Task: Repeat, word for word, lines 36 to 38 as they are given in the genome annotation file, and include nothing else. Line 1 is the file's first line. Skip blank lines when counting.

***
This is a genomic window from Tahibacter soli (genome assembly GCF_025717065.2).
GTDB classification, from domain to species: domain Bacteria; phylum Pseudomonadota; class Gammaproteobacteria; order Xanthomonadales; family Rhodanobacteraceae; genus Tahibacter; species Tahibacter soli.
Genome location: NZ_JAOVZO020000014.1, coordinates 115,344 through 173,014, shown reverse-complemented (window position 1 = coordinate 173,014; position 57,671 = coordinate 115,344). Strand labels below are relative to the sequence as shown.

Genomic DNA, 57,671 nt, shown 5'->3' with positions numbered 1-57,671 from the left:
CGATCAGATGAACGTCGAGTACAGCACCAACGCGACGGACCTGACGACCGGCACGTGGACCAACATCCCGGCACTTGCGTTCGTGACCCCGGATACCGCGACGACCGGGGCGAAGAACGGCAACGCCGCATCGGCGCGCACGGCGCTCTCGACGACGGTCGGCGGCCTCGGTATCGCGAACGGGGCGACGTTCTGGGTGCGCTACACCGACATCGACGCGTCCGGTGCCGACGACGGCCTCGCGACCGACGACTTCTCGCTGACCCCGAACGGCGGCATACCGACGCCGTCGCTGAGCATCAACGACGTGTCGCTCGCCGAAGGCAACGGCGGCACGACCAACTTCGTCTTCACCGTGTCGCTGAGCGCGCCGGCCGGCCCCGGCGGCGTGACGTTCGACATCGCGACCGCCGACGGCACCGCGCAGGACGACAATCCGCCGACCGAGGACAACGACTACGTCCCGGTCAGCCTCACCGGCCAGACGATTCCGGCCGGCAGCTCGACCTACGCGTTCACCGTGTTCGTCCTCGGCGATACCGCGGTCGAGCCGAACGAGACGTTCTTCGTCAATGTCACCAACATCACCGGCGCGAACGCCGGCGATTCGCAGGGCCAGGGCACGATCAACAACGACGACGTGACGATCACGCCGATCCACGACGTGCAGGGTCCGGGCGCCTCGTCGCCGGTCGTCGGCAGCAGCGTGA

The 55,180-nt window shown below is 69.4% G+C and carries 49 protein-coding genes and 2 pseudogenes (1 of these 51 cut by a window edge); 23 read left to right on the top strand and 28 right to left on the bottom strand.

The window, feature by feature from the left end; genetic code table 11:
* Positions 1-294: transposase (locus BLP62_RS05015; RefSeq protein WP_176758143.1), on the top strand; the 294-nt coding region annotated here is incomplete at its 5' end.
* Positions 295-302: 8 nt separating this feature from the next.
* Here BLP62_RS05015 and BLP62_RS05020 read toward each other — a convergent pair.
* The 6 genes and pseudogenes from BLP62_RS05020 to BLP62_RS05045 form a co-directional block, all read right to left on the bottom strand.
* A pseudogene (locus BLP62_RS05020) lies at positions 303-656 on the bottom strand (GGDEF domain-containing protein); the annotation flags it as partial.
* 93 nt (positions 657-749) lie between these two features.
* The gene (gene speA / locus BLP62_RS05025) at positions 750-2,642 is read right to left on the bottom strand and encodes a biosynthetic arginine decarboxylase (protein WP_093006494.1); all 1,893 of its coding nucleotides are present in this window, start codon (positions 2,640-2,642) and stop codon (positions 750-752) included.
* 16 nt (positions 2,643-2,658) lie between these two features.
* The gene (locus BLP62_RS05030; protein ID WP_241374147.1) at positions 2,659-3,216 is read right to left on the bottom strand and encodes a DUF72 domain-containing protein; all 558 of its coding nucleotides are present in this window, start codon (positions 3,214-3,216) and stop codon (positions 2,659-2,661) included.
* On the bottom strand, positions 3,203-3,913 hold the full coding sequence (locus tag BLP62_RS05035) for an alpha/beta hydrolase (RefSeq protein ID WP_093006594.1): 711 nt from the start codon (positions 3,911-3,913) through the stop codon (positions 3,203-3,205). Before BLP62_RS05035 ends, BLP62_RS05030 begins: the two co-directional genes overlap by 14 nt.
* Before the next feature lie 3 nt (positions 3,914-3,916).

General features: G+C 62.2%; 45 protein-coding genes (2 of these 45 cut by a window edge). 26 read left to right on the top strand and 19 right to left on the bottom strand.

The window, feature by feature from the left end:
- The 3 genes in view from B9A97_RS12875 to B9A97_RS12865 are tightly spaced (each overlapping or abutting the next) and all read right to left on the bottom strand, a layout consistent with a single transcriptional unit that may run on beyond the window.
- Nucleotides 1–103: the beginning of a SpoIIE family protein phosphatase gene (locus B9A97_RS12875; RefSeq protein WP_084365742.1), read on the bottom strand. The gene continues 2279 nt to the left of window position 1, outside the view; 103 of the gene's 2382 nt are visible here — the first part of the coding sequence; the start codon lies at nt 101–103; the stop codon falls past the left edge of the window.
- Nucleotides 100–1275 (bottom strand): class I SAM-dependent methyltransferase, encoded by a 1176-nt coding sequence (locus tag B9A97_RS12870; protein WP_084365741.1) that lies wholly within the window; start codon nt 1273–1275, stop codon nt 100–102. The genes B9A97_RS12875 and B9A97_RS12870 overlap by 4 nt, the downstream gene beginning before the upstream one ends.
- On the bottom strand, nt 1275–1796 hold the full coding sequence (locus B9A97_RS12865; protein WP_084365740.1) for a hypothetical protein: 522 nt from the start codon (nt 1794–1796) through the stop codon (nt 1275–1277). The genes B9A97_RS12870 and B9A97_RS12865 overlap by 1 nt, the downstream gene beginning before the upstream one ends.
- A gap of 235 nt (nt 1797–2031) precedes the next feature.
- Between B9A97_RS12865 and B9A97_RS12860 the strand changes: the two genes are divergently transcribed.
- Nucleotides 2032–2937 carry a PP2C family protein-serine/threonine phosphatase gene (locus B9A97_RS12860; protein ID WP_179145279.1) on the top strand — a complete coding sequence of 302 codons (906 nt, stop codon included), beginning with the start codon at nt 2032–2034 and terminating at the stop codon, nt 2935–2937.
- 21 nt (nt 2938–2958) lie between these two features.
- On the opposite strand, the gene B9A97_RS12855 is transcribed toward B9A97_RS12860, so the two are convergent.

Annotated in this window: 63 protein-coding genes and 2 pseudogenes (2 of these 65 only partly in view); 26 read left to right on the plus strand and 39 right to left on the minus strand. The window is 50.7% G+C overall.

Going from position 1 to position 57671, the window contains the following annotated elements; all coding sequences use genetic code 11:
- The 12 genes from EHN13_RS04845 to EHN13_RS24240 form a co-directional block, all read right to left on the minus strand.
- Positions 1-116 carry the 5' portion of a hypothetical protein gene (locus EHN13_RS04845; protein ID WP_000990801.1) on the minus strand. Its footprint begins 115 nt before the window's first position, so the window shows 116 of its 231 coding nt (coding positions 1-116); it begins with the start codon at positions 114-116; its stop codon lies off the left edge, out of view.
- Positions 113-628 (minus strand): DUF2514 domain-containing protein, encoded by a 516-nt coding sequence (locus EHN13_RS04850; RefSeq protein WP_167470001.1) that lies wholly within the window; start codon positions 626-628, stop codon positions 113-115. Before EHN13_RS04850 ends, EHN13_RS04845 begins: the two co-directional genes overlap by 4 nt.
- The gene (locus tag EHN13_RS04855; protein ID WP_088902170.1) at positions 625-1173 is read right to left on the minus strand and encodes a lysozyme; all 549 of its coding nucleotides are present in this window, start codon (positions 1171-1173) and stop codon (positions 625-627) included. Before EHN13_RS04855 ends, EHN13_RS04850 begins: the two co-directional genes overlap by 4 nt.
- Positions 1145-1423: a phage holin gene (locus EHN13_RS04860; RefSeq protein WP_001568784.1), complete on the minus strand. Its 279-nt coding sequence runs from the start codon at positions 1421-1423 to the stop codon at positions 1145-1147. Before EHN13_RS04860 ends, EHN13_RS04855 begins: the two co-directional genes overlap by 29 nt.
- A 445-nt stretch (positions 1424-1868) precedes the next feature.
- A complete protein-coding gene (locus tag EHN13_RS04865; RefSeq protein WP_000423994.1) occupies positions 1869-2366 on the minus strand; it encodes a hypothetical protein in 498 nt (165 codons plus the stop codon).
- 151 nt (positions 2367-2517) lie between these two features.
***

- Positions 1145-1423: a phage holin gene (locus EHN13_RS04860; RefSeq protein WP_001568784.1), complete on the minus strand. Its 279-nt coding sequence runs from the start codon at positions 1421-1423 to the stop codon at positions 1145-1147. Before EHN13_RS04860 ends, EHN13_RS04855 begins: the two co-directional genes overlap by 29 nt.
- A 445-nt stretch (positions 1424-1868) precedes the next feature.
- A complete protein-coding gene (locus tag EHN13_RS04865; RefSeq protein WP_000423994.1) occupies positions 1869-2366 on the minus strand; it encodes a hypothetical protein in 498 nt (165 codons plus the stop codon).